“We need to do something different and something better,” said Jason Elliott, a senior counselor to Governor Newsom in a press call proposing the new Care Court tool in March. Unlike the state’s criminal courts for mental health and Laura’s Law, Care Courts are mandatory for each of the state’s 58 counties, which will administer the courts and their services. Also new: Counties will be fined if they don’t comply. Another difference is the broader number of people who can petition Care Courts to hear a case, from family members and roommates to first responders and behavioral health workers.

To qualify for Care Court, individuals must be unlikely to survive safely without supervision or be a threat to themselves or others, and have a diagnosis of schizophrenia spectrum or other psychotic disorders.

The court orders a clinical evaluation of the individual to see if they qualify for a care plan, which could last up to two years and include support services, medication, and housing. The person would have an attorney as well as a volunteer supporter. The participant would have to attend hearings to make sure they are sticking with the plan (though they could refuse medication), and if not, the court could order conservatorship, send them to criminal court, or order hospitalization.

Counties can tap into $15.3 billion of existing state funds dedicated to homelessness – including $11.6 billion for mental health services annually. The law provides $63 million for Care Court planning and startup.

“The lift is significant to actually stand up a program like that,” says Jacqueline Wong-Hernandez, deputy executive director of legislative affairs for the California State Association of Counties. Counties are already stretched, she says. “These are just new people being put into an existing pot of funding, and an existing number of people on the ground, and an existing number of beds in crisis residential treatment.” That’s why the counties insisted on a phased-in approach, with seven of them implementing the law by next October, and the remaining 51 following the year after. At the counties’ insistence, the state must come up with ongoing funding before the law goes into effect.

“Let’s try this”

In Santa Clara County, which does not need to implement the law until the end of 2024, David Mineta is cautiously optimistic about Care Court. As the president and CEO of Momentum for Health, the county’s largest private, nonprofit provider of mental health services, he says he keeps seeing the same patients cycle through jail or crisis care. A certain segment resists treatment, he explains, and many are arrested for infractions due to their illness. When they are released, they miss a court date, or don’t know they have a court date, and are remanded back into custody.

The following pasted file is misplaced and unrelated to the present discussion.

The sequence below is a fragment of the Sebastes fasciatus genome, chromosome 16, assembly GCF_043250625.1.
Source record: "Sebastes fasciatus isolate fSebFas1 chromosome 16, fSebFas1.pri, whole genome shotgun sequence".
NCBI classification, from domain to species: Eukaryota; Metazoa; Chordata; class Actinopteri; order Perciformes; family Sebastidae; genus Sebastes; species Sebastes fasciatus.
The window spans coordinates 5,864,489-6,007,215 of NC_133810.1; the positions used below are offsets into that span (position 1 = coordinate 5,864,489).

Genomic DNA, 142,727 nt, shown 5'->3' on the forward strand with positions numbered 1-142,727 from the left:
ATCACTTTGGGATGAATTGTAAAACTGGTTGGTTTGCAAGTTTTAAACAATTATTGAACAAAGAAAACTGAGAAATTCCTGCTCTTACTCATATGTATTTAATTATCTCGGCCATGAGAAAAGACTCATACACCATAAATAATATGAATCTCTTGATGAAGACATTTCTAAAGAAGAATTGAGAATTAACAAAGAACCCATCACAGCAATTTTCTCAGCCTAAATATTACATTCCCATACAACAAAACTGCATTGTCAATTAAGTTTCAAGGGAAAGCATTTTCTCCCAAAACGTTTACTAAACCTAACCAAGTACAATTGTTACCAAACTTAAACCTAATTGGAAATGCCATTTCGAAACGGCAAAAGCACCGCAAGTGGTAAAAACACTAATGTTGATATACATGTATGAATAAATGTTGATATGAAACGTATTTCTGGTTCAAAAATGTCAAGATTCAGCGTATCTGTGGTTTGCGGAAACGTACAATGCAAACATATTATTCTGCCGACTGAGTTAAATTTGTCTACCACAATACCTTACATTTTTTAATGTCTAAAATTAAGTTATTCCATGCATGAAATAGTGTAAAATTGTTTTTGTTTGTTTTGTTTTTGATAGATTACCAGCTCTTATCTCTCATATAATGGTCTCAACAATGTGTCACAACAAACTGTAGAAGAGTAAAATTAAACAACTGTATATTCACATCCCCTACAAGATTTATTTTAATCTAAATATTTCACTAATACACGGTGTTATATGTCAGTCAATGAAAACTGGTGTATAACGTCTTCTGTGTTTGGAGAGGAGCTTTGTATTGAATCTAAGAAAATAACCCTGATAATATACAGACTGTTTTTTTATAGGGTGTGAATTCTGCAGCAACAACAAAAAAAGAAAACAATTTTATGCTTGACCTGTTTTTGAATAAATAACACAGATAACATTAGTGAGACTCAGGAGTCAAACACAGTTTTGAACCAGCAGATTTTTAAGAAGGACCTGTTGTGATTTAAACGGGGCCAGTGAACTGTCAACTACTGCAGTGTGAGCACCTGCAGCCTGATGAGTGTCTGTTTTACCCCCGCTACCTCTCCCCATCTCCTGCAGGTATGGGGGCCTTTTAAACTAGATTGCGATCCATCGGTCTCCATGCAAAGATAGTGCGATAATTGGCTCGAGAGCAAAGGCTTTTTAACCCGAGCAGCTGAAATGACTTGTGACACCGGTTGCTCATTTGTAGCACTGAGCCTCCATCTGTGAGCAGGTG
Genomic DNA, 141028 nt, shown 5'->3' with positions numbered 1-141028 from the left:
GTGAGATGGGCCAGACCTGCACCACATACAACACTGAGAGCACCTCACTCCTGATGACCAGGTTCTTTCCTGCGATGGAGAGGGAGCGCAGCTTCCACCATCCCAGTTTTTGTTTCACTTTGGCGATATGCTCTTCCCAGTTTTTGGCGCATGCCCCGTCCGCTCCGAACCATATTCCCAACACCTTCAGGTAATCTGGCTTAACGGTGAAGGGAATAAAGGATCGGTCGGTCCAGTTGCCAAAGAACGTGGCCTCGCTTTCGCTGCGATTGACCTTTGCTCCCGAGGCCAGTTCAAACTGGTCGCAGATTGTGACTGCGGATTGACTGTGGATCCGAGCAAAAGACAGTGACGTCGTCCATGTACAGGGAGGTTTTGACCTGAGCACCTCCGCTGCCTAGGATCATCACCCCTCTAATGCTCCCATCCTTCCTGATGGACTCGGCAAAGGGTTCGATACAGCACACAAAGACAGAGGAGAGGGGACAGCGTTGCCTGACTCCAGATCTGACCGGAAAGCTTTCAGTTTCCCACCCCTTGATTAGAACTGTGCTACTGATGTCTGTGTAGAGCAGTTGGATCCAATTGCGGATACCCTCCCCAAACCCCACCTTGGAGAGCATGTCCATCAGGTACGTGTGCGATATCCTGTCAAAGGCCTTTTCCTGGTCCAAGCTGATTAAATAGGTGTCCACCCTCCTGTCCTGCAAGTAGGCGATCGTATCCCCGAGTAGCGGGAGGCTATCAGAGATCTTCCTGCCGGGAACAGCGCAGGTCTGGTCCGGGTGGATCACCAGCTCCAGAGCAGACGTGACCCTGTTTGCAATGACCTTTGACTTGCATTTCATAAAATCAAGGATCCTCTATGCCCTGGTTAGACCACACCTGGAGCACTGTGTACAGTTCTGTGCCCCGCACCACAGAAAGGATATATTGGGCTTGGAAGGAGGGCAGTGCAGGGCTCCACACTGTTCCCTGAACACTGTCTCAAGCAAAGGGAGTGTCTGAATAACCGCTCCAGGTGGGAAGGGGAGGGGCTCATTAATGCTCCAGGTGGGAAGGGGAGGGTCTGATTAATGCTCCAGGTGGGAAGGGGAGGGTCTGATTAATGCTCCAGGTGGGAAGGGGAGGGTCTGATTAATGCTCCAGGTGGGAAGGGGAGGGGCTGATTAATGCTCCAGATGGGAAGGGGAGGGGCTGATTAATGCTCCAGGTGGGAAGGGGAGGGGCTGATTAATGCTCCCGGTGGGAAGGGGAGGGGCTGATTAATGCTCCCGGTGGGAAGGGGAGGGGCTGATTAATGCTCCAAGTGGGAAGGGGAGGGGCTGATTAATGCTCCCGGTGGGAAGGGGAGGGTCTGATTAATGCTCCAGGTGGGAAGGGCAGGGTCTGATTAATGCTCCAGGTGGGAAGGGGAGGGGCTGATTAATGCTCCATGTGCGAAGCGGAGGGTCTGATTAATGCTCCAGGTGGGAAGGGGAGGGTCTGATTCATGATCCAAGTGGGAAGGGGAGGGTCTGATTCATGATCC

“Their path through our present system has hit a wall. Let’s try this,” he says in a phone interview. He particularly welcomes the civil court path of the new law. “I don’t want to criminalize people for a health condition.”

Help couldn’t come soon enough. At Momentum for Health, the number of clients since the pandemic has surged by 21%. At the same time, the provider faces a severe shortage of mental health workers, having to compete with hospitals and the county, as well as contractors and private practice. Last month, the nonprofit had a 31% vacancy rate for clinicians (therapists). It was twice that for the more intense crisis stabilization unit.

“This is the worst workforce shortage I’ve ever seen for 30-plus years in this field,” says Mr. Mineta. He is “relieved” that the state is focusing on workforce training, providing more than $1.4 billion to boost the overall pipeline for health care and psychiatric providers. To try and fill his workforce gap, Mr. Mineta says he is turning to interns in Ph.D. programs and “peer” workers – people who have lived similar experiences as the clients.